Skip to main content
South  Mountain Elementary School
South  Mountain Elementary School
South  Mountain Elementary School
South  Mountain Elementary School
South  Mountain Elementary School
South  Mountain Elementary School
South  Mountain Elementary School
South  Mountain Elementary School
South  Mountain Elementary School
South  Mountain Elementary School
South  Mountain Elementary School
South  Mountain Elementary School
South  Mountain Elementary School
South  Mountain Elementary School
South  Mountain Elementary School
South  Mountain Elementary School
South  Mountain Elementary School
South  Mountain Elementary School
South  Mountain Elementary School

School Nurse

973-921-1394, x36008
jane.donlon@millburn.org

NURSE’S NEWSLETTER


COLD AND FLU SEASON

With the cold and flu season upon us it is important to keep our children healthy by following good health practices. Common symptoms of the flu include high fever, severe headache, muscle and body aches, chills, sore throat, exhaustion and dry cough. Children may also have nausea, vomiting, and diarrhea. Oftentimes, cold symptoms come on gradually and they include stuffy nose, sneezing, sore throat and hacking cough.


Usually, the cold and flu viruses are spread from person to person through coughing and sneezing. It is important to recognize the symptoms and know when to keep your child home. 


HOW TO KEEP YOUR CHILD HEALTHY AND VIRUS FREE

According to the Centers for Disease Control and Prevention (CDC), the best way to prevent your child from getting the flu is to take him/her to get a flu vaccine. The CDC recommends an annual flu vaccine for everyone 6 months of age and up.  New Jersey requires all children ages 6 months to 59 months to have an annual flu vaccine while enrolled in school or childcare setting.


Talk to your child about practicing good health habits, such as:

-Washing hands frequently with soap and warm water for at least 20 seconds (as long as it takes to sing the “Happy Birthday” song)

-Covering mouth and nose when sneezing or coughing-‐preferably into the inside of the elbow or with a tissue and disposing of the tissue immediately into the trash

-Avoiding touching their eyes, nose and mouth

-Eating a well-balanced diet and getting plenty of rest to establish a healthy immune system 


You can prevent spreading illness to others by keeping your sick children home from school until they have been fever free for 24 hours (without the use of fever-reducing medication). It is important for your sick child to get rest and drink plenty of fluids.


The novel coronavirus strain that has been in the news lately can also be prevented with good hand hygiene, covering coughs and sneezes, keeping your hands away from your face, and daily disinfecting.  Frequent and proper hand washing is our number one line of defense against all circulating illnesses.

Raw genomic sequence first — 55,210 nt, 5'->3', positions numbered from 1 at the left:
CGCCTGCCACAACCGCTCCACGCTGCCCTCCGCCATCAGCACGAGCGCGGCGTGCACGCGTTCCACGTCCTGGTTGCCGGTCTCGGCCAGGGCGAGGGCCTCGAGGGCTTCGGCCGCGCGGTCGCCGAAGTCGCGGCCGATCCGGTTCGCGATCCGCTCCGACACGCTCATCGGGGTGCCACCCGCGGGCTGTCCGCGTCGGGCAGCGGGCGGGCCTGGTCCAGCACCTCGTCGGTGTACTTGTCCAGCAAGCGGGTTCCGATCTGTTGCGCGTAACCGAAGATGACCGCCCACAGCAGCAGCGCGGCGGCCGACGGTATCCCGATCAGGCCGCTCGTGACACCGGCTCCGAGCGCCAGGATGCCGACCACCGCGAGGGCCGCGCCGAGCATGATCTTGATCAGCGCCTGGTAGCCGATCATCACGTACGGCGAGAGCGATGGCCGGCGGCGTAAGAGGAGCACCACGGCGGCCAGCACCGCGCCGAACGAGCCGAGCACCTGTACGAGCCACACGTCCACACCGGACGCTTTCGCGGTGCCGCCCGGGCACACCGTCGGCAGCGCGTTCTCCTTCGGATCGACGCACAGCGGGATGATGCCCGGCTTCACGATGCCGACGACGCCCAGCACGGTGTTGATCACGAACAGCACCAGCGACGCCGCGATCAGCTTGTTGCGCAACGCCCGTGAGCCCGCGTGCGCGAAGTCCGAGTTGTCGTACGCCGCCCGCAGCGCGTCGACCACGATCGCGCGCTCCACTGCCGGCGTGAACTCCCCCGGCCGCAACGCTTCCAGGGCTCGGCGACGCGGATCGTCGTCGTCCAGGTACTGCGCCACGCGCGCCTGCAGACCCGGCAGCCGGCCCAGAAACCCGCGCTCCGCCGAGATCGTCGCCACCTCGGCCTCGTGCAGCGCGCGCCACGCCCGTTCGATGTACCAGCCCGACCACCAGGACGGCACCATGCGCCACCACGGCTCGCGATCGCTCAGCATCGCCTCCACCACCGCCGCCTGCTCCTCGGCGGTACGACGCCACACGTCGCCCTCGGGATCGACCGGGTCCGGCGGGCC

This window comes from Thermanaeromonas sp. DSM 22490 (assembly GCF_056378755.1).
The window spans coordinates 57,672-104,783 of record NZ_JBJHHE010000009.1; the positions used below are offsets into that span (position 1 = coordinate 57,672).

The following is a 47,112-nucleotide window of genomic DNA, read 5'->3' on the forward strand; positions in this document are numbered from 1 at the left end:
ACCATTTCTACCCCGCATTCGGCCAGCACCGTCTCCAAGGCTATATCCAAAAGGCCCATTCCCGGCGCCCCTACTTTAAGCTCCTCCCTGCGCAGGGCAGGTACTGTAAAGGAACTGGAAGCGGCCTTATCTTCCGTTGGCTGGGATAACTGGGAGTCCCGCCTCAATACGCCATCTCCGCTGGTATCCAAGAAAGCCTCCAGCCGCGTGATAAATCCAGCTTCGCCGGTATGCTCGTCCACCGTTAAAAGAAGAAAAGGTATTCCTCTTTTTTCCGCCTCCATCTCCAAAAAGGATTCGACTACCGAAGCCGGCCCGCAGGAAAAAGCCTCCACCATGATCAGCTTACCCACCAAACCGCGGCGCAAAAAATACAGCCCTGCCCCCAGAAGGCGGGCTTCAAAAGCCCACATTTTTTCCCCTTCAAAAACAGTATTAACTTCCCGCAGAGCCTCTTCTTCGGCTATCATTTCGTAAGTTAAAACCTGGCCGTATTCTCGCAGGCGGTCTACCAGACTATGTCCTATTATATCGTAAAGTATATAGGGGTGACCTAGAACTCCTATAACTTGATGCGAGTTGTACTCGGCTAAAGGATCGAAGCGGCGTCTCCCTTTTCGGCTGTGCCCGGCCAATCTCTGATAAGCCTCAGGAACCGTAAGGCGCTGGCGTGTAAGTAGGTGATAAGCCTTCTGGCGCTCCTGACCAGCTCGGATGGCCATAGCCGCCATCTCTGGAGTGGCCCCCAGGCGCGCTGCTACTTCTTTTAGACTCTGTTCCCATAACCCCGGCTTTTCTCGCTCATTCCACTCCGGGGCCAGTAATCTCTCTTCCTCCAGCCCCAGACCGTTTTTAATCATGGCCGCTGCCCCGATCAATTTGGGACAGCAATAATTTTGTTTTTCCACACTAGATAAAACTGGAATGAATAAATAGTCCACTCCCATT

OTHER COLD WEATHER TIPS

This time of the year can be particularly rough on skin.  Many children will experience chapped skin including cracked lips and raw noses.  Please encourage your children to apply chapstick and lotion at home to prevent dry, cracked, and irritated skin.  You may also send chapstick into school with your child. Using a humidifier at home can also help with dry skin and noses, and may even help the immune system function more efficiently.


It is important to keep your child hydrated, even though the weather is not hot anymore.  Proper hydration will help the skin from becoming irritated and it will also help to prevent frequent headaches and nosebleeds. Sending in a water bottle with your child will help to remind them to stay hydrated.


WHAT WE ARE DOING AT SOUTH MOUNTAIN SCHOOL

Our custodians are hard at work making sure the school stays clean.  Daily, the classrooms are thoroughly cleaned and disinfected. Particular attention is paid to frequently touched surfaces such as doorknobs, handles, and faucets.  We have a Curis Disinfecting Atomizer that helps to further disinfect the classrooms as well as several new antibacterial dispensers throughout the school.  


Hand washing, hand hygiene, and proper coughing/sneezing techniques have all been discussed in the primary grade classes.  These topics are reinforced by faculty members daily and posters to serve as additional reminders are hung in classrooms, bathrooms and throughout the building.


If you have any questions, please feel free to contact me, Jane Donlon RN, School Nurse, at jane.donlon@millburn.org or 973-921-1394 ext. 36008.


For more information, please visit the Center for Disease Control website: https://www.cdc.gov/flu/symptoms/coldflu.htm or https://www.nj.gov/health/cd/topics/ncov.shtml